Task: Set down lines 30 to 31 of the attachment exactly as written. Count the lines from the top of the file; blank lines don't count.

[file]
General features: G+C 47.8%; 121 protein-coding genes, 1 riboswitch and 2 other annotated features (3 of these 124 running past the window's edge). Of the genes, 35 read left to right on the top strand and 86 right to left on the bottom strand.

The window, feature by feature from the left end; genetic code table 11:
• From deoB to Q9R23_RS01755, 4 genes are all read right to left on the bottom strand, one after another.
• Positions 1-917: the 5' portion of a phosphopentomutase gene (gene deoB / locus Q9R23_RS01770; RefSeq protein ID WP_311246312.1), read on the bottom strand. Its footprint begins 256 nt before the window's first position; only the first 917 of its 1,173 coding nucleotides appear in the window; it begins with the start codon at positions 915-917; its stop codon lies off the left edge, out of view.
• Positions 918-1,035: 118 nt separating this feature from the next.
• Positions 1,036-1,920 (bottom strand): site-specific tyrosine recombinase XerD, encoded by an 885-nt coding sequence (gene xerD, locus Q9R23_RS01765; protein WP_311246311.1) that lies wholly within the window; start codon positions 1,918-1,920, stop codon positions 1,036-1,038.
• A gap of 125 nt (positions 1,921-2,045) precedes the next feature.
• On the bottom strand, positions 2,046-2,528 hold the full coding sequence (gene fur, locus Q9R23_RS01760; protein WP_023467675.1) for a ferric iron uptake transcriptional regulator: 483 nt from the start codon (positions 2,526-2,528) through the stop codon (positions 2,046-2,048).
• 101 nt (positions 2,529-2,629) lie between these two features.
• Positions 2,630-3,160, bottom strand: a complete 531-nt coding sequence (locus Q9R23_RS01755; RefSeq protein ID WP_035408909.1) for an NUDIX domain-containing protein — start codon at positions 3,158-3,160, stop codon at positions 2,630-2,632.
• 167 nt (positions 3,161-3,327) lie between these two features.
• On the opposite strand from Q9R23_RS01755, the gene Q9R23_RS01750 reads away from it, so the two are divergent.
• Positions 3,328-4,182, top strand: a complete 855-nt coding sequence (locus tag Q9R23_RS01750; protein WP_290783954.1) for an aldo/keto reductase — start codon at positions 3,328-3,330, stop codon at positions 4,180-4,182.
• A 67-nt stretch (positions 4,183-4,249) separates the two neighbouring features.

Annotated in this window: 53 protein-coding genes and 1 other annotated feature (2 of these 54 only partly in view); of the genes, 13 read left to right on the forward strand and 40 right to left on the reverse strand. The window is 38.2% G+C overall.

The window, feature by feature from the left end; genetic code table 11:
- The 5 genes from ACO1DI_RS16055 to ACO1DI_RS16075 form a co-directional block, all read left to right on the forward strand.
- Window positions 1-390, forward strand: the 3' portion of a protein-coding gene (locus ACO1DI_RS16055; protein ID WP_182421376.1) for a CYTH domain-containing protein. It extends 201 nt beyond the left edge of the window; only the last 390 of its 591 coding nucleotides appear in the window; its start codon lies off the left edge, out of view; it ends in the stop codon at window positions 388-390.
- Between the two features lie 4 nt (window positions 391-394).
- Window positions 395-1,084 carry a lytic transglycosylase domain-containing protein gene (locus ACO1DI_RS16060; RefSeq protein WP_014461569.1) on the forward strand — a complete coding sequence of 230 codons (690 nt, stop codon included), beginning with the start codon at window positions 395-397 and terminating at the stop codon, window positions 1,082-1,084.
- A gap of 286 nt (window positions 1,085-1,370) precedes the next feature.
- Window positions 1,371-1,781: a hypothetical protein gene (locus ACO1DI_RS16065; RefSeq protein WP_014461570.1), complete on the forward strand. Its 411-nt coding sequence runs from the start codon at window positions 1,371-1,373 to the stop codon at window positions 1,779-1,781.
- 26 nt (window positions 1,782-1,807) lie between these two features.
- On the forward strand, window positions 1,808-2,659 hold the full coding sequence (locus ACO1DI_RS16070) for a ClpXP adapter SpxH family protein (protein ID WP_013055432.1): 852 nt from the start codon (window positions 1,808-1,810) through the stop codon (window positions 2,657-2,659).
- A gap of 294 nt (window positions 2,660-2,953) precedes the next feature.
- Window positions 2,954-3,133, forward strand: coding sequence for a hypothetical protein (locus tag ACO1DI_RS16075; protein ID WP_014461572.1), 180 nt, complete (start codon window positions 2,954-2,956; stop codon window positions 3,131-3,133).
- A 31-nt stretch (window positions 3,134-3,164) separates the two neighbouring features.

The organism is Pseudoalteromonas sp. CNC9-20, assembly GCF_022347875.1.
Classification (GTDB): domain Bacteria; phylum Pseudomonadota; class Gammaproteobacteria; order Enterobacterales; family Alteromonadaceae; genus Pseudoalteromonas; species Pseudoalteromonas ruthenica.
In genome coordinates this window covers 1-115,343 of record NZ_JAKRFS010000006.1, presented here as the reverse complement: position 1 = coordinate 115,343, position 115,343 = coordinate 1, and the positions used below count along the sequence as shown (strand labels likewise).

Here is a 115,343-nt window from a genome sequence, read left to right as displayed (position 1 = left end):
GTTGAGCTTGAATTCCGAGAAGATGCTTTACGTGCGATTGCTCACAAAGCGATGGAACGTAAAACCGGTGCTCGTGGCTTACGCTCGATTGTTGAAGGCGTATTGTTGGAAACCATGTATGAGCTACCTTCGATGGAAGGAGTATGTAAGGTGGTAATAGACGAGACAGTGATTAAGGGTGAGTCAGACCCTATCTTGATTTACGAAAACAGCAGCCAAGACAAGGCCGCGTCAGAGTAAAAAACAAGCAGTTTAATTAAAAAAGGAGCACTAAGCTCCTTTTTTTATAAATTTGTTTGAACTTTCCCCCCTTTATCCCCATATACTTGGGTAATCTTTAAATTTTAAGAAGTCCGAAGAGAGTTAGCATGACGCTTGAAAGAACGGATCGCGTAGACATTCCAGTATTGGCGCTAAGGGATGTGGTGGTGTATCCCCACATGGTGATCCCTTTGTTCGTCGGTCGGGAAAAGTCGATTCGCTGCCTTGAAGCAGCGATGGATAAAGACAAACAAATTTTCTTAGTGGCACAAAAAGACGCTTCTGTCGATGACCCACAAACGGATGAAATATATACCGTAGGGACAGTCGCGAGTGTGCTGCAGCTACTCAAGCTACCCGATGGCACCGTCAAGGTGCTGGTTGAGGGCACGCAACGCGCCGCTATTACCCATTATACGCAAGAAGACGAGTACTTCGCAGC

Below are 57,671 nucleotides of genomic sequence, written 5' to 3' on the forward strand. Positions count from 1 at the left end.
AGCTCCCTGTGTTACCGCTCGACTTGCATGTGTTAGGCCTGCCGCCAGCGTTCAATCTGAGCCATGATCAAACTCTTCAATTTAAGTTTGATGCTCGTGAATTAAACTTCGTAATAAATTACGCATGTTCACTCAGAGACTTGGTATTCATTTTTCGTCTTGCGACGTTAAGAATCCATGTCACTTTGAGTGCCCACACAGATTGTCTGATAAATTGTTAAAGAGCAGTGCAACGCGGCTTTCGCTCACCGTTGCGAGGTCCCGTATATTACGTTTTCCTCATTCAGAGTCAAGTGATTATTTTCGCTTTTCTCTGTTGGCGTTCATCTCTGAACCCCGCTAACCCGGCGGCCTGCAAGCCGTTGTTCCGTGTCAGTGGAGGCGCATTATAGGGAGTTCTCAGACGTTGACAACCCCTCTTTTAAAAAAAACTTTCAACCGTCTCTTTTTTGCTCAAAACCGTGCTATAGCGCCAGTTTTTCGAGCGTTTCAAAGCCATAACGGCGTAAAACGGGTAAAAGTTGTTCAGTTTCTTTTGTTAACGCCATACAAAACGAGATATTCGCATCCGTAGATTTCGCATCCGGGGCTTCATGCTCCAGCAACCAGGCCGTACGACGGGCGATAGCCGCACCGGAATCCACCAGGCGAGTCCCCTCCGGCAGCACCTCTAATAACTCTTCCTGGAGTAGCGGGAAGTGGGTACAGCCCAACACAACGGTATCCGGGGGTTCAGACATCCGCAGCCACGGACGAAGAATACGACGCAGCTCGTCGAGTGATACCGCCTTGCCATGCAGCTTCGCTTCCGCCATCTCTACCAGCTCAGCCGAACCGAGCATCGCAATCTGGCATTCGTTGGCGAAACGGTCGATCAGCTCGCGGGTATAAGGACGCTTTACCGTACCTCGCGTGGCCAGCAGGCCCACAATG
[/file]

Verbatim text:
In genome coordinates this window covers 1-115,343 of record NZ_JAKRFS010000006.1, presented here as the reverse complement: position 1 = coordinate 115,343, position 115,343 = coordinate 1, and the positions used below count along the sequence as shown (strand labels likewise).

Here is a 115,343-nt window from a genome sequence, read left to right as displayed (position 1 = left end):